“Lexie, relax. I’m not about to take you to your place tonight.” She slid the keys into the ignition and started the engine. “The last thing you need right now is more drama and that is exactly what you’d get there.”
“Oh God, Amy. What now?”
I didn’t need to ask how she might know what was going on when I didn’t. Her grandmother and mine were best friends. That hadn’t changed with Granny’s death. I had no doubts Miss Serena had been given a blow-by-blow description of yesterday’s encounter with the priest. I just didn’t want to know what Miss Serena would do about it. That had to be worse than Mama simply insulting her, something that resulted in our dearly departed returning home. I swear, if I hadn’t been wearing my seat belt, I’d have pounded my head against the dashboard in frustration.
“Let’s just say the battle lines have been drawn and all that’s left is for someone to take a can of paint and split the house in two.”
Now that was an idea. Maybe if they had their own territories, Papa and I could have a little peace. But no, Mama would never agree. Not unless she found a way to get Gran and the others to accept either the basement or one of the closets as their territory, some place that Mama would never, ever go. The likelihood of that happening was about as high as me winning all the lotteries in the world on the same day. Gran wasn’t about to let Mama have the upper hand and the others would do whatever Gran said.
I wonder if I could still transfer to some university far, far away without losing too many credits.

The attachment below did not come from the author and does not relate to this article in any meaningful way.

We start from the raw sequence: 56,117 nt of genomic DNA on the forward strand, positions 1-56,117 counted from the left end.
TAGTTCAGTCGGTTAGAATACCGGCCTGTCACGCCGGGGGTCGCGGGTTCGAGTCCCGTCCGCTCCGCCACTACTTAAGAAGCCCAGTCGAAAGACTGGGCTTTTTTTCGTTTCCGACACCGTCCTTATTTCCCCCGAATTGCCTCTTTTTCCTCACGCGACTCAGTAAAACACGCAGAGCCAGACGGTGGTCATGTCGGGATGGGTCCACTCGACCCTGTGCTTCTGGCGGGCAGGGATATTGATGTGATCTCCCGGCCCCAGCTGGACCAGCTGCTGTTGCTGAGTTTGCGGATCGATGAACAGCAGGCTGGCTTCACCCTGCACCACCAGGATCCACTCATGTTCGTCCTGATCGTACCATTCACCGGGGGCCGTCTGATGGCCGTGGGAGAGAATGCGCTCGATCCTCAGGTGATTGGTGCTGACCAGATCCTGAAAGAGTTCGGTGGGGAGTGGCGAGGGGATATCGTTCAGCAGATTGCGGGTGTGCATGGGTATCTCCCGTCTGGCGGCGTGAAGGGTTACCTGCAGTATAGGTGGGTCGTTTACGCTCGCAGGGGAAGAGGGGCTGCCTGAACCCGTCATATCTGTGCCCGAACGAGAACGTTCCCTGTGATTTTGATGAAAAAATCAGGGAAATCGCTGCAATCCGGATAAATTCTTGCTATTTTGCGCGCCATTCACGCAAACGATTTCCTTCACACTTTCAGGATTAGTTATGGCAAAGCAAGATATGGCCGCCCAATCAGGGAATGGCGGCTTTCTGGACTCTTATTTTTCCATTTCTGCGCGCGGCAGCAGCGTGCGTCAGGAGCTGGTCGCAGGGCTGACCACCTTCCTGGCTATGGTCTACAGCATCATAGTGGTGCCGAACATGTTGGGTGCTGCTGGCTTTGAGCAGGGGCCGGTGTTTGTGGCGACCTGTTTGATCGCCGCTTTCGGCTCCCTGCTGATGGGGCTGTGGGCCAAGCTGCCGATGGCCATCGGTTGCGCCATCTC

“So where are we going?”
And did I really want to know?
“I’m taking you home with me.”
No big surprise, although it would piss Mama off once she found out. But that was too bad. I wasn’t up to dealing with her and Granny going after one another.
“I want my grandmother to have a look at you and, just so you know, she said she wanted to talk to you about something.”
My breath caught and I stared at Amy in surprise. Oh, it didn’t surprise me that she wanted Miss Serena to take a look at me. Heck, I wanted her to take a look at me. If she could help me heal even a little faster, I was all for it. As for the rest of it, a very large spark of concern flared in the pit of my stomach.
“Did she say why she wanted to talk to me?” I tried to keep the nerves out of my voice but I knew I failed. The slight lifting of the corner of Amy’s mouth was enough to tell me that.
“No. She just said it was important and it was a conversation she’d put off much too long.”
Oh dear sweet Lord. If the car hadn’t been going at least sixty miles an hour, I’d have opened the door and jumped out. When Miss Serena said she had something important to discuss, she did. The thing is, her definition of important is magnitudes beyond that of most other people, me included. We’re talking potentially earth shattering important. The fact that she said it was something she’d put off much too long only made me worry more.
The last time Miss Serena said there was something important she needed to discuss with anyone in our family, our dead started showing back up. What could be more important than that?
I so didn’t want to know.